Go progressive like Georgia or keep center? Florida Dems choose new leader Saturday

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UPDATE, On Friday 8 January Wes Hodge dropped out and endorsed Cynthia Chestnut.

After being trounced by Republicans in recent elections, the Florida Democratic Party will vote to choose its new leader Saturday. Candidates met in a virtual forum Thursday, presenting the party with a challenge – continue a centrist path or follow the progressive lead that flipped Georgia blue.


The forum started with four of the six candidates on tap to be the party’s next leader in attendance. But in a stunning move, Nikki Barnes, who served as a Democratic National Committee member, used her closing statements to throw her weight behind another candidate.

“At this point, I will be suspending my campaign for FDP chair and I will be supporting Cynthia Chestnut. Because when I say we need to let Black women lead, I want to lead by example,” Barnes said. “And I encourage all of you to get behind me and get behind Cynthia in this race on Saturday. We absolutely can’t let Manny Diaz be the chair of our party.”

Making history

Chestnut, leader of the Alachua County Democratic Party, was the first Black woman to serve on Gainesville’s City Commission and Alachua’s County Commission. She was also the first Black representative for the County. She would also be the first Black woman to lead Florida’s Democratic Party.

During the forum, which was hosted by progressive democrat organization Our Revolution, Chestnut described herself as a Centrist open to progressive ideas.

“I consider myself a centrist,” she said “For progressives I would ask you to help me to understand. To educate me on issues or in areas where you think I’m not up to the level that you would like.”

Diaz doesn’t show

Diaz, a former Miami mayor and presumed frontrunner for the seat, was absent from the forum. He announced he was suspending campaign activities Wednesday, but is still in the race. Diaz said it was time to focus on what he called a “disgraceful coup attempt” in Washington. He was referring to extremist supporters of President Trump who launched a domestic terror attack at the Capitol.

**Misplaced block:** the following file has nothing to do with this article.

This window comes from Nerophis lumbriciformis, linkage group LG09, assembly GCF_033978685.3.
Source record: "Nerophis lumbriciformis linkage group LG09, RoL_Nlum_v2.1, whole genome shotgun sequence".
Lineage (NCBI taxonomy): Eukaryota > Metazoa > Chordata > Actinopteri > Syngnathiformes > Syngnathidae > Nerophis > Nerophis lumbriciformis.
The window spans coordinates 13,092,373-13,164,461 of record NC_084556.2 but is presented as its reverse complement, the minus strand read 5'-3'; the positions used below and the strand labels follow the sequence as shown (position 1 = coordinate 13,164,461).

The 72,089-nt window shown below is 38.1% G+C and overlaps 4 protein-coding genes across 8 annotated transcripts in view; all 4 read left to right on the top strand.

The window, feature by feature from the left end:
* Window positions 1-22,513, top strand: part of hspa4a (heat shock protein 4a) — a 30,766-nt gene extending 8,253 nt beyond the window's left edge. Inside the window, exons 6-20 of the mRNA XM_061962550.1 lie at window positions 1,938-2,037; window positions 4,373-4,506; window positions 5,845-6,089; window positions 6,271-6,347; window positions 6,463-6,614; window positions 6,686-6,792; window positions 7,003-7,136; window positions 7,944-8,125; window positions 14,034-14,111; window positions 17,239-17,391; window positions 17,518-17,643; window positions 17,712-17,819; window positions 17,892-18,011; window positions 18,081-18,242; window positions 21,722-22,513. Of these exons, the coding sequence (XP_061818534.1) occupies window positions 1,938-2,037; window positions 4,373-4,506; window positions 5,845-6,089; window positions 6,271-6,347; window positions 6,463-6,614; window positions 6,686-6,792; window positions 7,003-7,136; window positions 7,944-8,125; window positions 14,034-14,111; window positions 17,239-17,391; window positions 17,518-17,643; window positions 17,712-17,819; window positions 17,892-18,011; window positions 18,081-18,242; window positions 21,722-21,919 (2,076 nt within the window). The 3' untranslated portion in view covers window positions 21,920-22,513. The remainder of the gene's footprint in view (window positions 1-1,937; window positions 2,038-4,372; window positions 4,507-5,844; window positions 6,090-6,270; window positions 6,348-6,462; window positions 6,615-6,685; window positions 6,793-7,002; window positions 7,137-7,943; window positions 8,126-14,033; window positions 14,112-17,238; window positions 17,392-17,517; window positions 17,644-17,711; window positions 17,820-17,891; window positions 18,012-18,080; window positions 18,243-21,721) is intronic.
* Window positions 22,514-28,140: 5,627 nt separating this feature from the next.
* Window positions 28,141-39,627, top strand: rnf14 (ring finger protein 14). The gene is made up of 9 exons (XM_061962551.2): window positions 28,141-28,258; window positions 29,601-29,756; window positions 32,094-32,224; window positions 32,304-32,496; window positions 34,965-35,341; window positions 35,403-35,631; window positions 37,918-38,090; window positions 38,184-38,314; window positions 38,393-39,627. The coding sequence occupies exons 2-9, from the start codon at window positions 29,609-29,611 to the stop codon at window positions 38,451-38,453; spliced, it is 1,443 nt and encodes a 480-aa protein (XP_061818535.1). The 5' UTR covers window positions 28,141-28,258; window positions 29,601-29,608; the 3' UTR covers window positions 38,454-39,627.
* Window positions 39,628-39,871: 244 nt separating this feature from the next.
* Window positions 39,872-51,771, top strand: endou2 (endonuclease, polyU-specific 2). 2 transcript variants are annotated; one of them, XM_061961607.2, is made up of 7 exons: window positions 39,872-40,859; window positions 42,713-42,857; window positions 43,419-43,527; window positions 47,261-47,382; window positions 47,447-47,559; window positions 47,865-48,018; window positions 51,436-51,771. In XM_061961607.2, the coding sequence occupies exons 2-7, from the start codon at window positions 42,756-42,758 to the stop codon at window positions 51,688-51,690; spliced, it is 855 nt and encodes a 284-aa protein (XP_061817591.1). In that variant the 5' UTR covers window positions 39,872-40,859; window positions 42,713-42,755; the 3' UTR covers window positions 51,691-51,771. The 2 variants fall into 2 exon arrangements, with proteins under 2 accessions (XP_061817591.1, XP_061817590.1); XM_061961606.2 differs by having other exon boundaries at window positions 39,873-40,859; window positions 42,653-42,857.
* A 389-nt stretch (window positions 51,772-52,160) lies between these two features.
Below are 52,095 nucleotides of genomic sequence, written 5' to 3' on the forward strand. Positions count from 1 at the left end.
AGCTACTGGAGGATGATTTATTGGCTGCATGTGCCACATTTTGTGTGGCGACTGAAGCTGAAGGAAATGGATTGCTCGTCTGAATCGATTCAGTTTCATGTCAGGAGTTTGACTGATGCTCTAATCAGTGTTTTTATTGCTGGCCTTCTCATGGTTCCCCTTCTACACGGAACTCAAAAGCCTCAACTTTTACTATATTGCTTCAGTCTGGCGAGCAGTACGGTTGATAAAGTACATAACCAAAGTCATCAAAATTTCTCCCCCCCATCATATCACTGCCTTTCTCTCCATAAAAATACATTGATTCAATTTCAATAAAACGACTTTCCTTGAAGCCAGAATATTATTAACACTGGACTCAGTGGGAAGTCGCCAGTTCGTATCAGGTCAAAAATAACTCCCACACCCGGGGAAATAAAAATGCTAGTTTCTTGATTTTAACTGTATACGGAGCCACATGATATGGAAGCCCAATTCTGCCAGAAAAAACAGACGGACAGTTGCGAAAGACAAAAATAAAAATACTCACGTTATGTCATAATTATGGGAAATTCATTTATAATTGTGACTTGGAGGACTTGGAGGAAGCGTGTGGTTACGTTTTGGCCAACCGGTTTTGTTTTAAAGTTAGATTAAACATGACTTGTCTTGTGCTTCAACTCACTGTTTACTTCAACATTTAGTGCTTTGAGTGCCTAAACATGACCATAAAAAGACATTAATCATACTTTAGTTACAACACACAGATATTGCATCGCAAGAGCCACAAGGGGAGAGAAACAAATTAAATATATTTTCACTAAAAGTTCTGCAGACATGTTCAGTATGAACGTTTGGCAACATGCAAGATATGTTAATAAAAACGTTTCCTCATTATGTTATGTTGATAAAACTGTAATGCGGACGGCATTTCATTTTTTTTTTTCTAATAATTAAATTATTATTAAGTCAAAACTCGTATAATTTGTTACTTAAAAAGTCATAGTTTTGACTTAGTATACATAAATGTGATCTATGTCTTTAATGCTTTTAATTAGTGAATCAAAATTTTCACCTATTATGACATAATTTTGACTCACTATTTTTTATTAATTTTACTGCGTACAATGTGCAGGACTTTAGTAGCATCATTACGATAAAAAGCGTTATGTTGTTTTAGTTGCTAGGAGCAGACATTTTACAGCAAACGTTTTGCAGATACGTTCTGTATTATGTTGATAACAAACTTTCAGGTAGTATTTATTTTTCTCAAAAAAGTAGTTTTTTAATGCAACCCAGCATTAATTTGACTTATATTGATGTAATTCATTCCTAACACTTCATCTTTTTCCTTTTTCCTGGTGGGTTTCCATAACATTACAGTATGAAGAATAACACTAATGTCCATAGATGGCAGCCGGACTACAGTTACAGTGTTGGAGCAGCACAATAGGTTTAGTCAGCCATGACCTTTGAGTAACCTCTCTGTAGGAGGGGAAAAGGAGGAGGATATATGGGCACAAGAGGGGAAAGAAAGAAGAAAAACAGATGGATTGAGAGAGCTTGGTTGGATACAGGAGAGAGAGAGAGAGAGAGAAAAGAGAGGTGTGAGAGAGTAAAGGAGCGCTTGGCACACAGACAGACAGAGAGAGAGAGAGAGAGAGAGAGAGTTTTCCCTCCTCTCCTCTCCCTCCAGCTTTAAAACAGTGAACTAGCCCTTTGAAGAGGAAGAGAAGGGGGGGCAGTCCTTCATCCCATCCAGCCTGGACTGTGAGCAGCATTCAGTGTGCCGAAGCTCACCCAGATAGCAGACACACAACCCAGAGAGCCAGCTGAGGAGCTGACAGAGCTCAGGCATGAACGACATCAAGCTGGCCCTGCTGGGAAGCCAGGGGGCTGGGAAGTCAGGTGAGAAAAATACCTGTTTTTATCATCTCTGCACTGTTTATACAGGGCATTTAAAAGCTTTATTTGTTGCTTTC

Supporters of Diaz have praised his success organizing minority groups in the 80s and bolstering the party while serving as the city of Miami’s mayor from 2001-2009. He’s also got strong ties with deep-pocket donors like billionaire Michael Bloomberg.

Consultant cartel

But critics said its those same ties that make Diaz a liability. Saying he’d be too in line with the status quo that turned Florida from a swing state to nearly solid red.

Ione Townsend, chair of the Hillsborough County Democratic party and a progressive is running as well.

“It’s far too long that donors have decided how the FDP has…how and where they’re spending their money and that needs to change,” she said.

Looking to Georgia

Susan Smith, is pulling for Townsend. She said Florida is at a turning point. Adding it should look to the success Georgia had in embracing progressive ideals to rally and energize its base. Stacey Abrams’ efforts in the Peach State are largely credited with getting a deep red state to vote for Joe Biden and choose two Democratic Senators.

“I think this last election and the Georgia election really opened people’s eyes,” she said. “We really need to build our local organizations. Do what Stacey Abrams did. Leave nobody behind. You’ve got to get out there everywhere in the state. Every county, every precinct and reach out to the voters.”

Time for a change

In order to do that, however, candidates agreed the party needs to take a look in the mirror. It needs to decide what it will be moving forward.

Orange County Democratic party and state chair candidate Wes Hodge.

“We’ve got to take an aggressive stance on a platform that reflects our values and then drive that message home to our voters across the state,” he said. “For far too long we’ve been lacking in leadership.”

Townsend said part of that is looking at the party’s bylaws and structure. She said they give more power to the few metropolitan counties with the heaviest concentration of democrats.

“If we are a more inclusive party we can attract more diversity, we can recruit more diversity. We can bring more voices to the table,” she said. “And when you do that, when you have more dedication and commitment from larger numbers of people, we will be able to increase our turnout.”

Democrat party leadership will vote on its next chair Saturday, but Smith said voters can still have their voices heard before then.

“Call your local democratic party and they’ll tell you who your state committeemen and women are,” she said. “Express your opinion. They can contact the people with the votes.”